Phoebe Waller-Bridge will ruffle feathers as she has a mouth, has hard fists and lots of spunk and isn’t afraid to bite back. She dominates her scenes and really pushes back against what Indy stands for, as she has her own personal motives and desires. But she takes a journey with Indy too, a simple arc that has her go from likeable, to not likable, and then a bit more likeable than before. Waller-Bridge attracts all the wrong kind of attention in the industry from many fans (often male) who can’t sit comfortably with her “strong, independent woman” schtick through her work than often has he pull apart established characters and films. She has that here a little bit, but certainly doesn’t de-rail the film and works well with Ford – two strong minded characters together make for a good bout of chemistry.

Sadly, we don’t have enough Mads Mikkelsen. It’s a crime when villains are underused in films and are just there to remind us that there are “bad guys” on the loose to push along the good. Mikkelsen is a fantastic actor, and plays the cunning, ruthless villain very well with menace oozing out of every pour, and has done through many blockbuster films. Here, however, his Nazi, Voller, needed more screentime to truly let us get under his skin, to allow him to become the threat that he eventually reveals himself to be. It’s just too little, too late when he really gets stuck into the meat of his motivation. That, if anything, is the biggest disappointment. He is a good mix of ‘Raiders Of The Lost Ark’ Belloq and ‘The Last Crusade’ Donovan, but we just don’t get enough of him.

The wider support cast is not too bloated all do well – Ethann Isidore as Teddy, Helena’s Moroccan “Short Round”, is harmless and adds a little to proceedings without being irritating. Boyd Holbrook plays the rather violent trigger-happy henchman Klaber, and we have a warm return for John Rhys-Davies as Sallah who will generate the biggest smile from fans in his limited screentime. Antonio Banderas and Karen Allen are present, but in more blink and you’ll miss them sort of roles.

For Indiana Jones, the action has always been a benchmark for the genre. Innovative ideas, practical stunts and a big main sequence. In ‘Dial Of Destiny’, the action is good, but not great. It’s safe. The opening 20mins set in 1944 and in / around an exploding castle and loot train harkens that classic Indy thrill. The main story has lots of chases from the New York ticker-tape parade, the Morocco tuk-tuks to the minimalist Mediterranean boat and airplane sequences. There is nothing very memorable about them; they deliver, but not to the extent of feeling real danger, seeing real stunt performers, or matching the scale of the ‘Raiders Of The Lost Ark’ truck chase or the ‘Temple Of Doom’ rope bridge.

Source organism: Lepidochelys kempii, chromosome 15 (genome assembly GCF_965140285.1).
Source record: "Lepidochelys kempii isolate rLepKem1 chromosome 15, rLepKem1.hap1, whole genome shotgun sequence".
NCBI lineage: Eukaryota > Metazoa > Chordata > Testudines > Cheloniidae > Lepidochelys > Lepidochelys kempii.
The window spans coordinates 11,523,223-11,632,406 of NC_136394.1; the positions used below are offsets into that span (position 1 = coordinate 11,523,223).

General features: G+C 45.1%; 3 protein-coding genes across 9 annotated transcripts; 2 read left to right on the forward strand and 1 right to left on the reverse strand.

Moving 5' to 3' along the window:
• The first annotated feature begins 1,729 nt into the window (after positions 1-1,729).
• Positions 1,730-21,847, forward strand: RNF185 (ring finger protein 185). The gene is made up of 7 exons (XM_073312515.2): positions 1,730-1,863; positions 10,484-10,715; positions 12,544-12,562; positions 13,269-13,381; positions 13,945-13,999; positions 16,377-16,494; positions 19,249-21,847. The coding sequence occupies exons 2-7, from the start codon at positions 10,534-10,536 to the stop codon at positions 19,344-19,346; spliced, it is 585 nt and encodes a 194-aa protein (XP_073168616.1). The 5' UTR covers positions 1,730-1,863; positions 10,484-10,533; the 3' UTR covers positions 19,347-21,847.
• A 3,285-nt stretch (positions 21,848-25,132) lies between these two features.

This goes hand-in-hand with the CGI. In 2008, ‘The Kingdom Of The Crystal Skull’ abused what CGI can offer and sent the world of Indiana Jones into cosmic realms and near physics defying absurdity. It’s good to see ‘Dial Of Destiny’ tone that down and use CGI to enhance certain locations and add a safety net around Ford and the others in the action. Granted, he’s 80 and can’t do as much as he did 42 years ago, so this blanket of CGI to protect him makes sense. It’s noticeable in parts, mostly during the shaky de-aging sequence, but never feels done to excess.

We have a decent score by the maestro John Williams who brings back riffs from past films, but never brings anything too memorable to this entry. Again, all very safe.

As you can see, the theme of this review is “safe”.

DOD doesn’t take big risks or make bold choices in where the story goes. It perhaps should have done in the third act. You think it will go one way, a sweep of emotion and “will they, won’t they”… and then it swerves somewhere else. And regarding the third act, it’s a shame that it feels rushed. As a send-off, it’s more fitting than those crystal skulls, but it came about rather abruptly, and it did not have that same swell of goodbye that TLC did so perfectly. Shaving time from the heavy second act would have been better, reducing the time of generic investigative exploring to focus on the sequences that deserved more time to hit hard.

Yet, it’s hard not to find enjoyment in this adventure romp. Big, bad Nazis are out to scupper the free world and our beloved grizzled leather jacket clad hero needs to punch lots of them in the face (and have lots of people shot?) to stop them, to a score of orchestral pomp and heroic risks. It’s good fun – safe, comfortable Indy fun and it doesn’t disappoint on the whole to deliver one last adventure.

Indiana Jones and the Dial Of Destiny is on general release from today

FILM RATING